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DOI: 10.1186/s12969-019-0356-z; PMCID: PMC6660676


BACKGROUND: To describe the demographic, clinical, and treatment characteristics of youth diagnosed with juvenile primary fibromyalgia syndrome (JPFS) who are seen in pediatric rheumatology clinics.

METHODS: Information on demographics, symptoms, functioning, and treatments recommended and tried were obtained on patients with JPFS as part of a multi-site patient registry (the Childhood Arthritis and Rheumatology Research Alliance Legacy Registry). Data were summarized using descriptive statistics. In a subset of patients completing registry follow-up visits, changes in symptoms, pain, and functioning were evaluated using growth modeling.

RESULTS: Of the 201 patients with JPFS enrolled in the registry, most were Caucasian/White (85%), non-Hispanic (83%), and female (84%). Ages ranged from 9 to 20 years (M = 15.4 + 2.2). The most common symptoms reported were widespread musculoskeletal pain (91%), fatigue (84%), disordered sleep (82%), and headaches (68%). Pain intensity was rated as moderate to severe (M = 6.3 + 2.4/10). Scores on measures of functioning indicated mild to moderate impairment, with males observed to report significantly greater impairments. For the 37% of the initial cohort having follow-up data available, indicators of function and well-being were found to either worsen over time or remain relatively unchanged.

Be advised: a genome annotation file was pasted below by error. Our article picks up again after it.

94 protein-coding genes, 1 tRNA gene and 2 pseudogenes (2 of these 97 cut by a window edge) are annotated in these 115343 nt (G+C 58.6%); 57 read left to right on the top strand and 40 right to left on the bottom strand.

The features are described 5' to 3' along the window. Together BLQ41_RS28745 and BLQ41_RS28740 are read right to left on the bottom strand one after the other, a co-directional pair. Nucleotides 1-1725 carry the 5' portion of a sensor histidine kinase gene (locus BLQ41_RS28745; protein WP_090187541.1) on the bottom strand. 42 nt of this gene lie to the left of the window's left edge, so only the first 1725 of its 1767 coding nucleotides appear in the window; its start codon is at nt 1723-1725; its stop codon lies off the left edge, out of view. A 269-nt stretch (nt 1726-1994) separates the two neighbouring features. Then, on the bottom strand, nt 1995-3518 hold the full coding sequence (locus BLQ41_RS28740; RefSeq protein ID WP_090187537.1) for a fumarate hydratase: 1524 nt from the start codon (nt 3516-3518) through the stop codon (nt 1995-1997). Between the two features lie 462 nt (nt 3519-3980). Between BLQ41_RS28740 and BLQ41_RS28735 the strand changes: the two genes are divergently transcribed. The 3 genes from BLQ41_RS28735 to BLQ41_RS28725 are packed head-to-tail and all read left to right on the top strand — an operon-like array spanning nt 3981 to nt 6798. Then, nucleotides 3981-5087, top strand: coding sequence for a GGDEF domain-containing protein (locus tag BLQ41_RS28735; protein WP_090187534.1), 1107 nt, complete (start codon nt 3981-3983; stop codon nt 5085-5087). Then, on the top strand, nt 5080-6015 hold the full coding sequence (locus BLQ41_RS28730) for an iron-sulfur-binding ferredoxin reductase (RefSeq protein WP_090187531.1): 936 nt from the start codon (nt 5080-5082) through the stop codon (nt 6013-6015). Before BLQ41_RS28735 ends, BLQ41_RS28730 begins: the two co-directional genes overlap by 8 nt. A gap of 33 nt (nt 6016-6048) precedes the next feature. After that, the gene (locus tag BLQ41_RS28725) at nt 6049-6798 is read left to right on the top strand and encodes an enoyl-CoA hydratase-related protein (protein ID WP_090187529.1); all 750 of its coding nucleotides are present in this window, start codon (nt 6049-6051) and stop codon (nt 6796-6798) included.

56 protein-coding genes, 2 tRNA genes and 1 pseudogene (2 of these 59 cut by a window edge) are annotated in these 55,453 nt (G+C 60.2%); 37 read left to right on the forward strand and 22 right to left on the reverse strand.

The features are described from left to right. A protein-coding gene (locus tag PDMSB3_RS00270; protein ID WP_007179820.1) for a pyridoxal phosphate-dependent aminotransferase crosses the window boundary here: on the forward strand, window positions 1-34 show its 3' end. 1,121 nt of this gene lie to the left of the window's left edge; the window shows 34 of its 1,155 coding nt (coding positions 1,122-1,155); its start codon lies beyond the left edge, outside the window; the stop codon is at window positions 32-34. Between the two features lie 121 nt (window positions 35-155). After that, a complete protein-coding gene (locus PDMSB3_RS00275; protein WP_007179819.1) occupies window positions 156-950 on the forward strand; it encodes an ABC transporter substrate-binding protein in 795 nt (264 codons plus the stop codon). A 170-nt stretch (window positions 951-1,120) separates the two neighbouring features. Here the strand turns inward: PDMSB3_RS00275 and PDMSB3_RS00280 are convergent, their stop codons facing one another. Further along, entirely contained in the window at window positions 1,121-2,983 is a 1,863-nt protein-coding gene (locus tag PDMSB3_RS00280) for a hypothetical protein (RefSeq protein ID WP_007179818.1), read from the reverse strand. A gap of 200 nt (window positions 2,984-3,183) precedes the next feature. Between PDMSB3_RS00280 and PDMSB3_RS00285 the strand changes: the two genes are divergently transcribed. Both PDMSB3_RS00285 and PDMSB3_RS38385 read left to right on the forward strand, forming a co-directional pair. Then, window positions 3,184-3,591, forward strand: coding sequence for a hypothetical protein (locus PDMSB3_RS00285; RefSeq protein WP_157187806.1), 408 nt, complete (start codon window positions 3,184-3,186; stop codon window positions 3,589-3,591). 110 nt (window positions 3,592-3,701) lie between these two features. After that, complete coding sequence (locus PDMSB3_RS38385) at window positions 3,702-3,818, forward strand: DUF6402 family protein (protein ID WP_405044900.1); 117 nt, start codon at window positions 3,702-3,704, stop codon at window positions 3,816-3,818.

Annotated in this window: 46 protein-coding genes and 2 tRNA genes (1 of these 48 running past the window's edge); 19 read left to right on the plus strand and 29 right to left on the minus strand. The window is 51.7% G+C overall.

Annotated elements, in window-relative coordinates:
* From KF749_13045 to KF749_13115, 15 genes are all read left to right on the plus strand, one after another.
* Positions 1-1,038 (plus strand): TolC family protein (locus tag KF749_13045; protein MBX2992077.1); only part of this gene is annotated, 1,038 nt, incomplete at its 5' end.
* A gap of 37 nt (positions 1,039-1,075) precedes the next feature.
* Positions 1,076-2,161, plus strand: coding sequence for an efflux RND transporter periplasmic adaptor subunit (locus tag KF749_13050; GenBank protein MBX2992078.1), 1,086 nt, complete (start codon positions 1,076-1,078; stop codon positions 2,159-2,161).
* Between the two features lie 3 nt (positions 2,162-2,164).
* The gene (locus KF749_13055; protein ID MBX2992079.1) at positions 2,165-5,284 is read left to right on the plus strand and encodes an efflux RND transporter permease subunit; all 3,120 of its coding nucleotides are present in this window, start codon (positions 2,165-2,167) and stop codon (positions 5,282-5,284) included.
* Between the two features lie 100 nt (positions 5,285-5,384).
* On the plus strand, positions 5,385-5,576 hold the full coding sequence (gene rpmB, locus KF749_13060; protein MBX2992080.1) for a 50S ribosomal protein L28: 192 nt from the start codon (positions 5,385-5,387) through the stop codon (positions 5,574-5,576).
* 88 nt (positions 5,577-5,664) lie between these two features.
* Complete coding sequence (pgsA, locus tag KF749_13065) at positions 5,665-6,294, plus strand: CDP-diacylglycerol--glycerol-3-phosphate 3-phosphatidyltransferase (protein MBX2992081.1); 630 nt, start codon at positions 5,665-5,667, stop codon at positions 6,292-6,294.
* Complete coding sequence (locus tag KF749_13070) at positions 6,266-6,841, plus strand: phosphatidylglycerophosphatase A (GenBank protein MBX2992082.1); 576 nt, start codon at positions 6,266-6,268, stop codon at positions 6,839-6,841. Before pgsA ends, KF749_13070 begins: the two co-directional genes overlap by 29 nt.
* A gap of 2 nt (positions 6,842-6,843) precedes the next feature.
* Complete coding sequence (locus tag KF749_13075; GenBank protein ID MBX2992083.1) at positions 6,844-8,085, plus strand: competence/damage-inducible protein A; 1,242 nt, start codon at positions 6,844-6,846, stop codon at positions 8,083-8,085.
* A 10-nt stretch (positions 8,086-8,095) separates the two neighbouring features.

CONCLUSIONS: The symptoms of JPFS remained persistent and disabling for many patients treated by pediatric rheumatologists. Further study appears warranted to elucidate gender differences in the impact of JPFS symptoms. Work also is needed to identify accessible and effective outpatient treatment options for JPFS that can be routinely recommended or implemented by pediatric rheumatology providers.

Journal Title

Pediatr Rheumatol Online J





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MeSH Keywords

Adolescent; Anti-Inflammatory Agents, Non-Steroidal; Antidepressive Agents; Antirheumatic Agents; Arthritis, Juvenile; Child; Chronic Pain; Fatigue; Female; Fibromyalgia; Headache Disorders; Humans; Male; Musculoskeletal Pain; Physical Therapy Modalities; Quality of Life; Registries; Retrospective Studies; Sleep Wake Disorders; Treatment Outcome; United States; Young Adult


Adolescent; CARRA; Juvenile fibromyalgia; Pain; Registry


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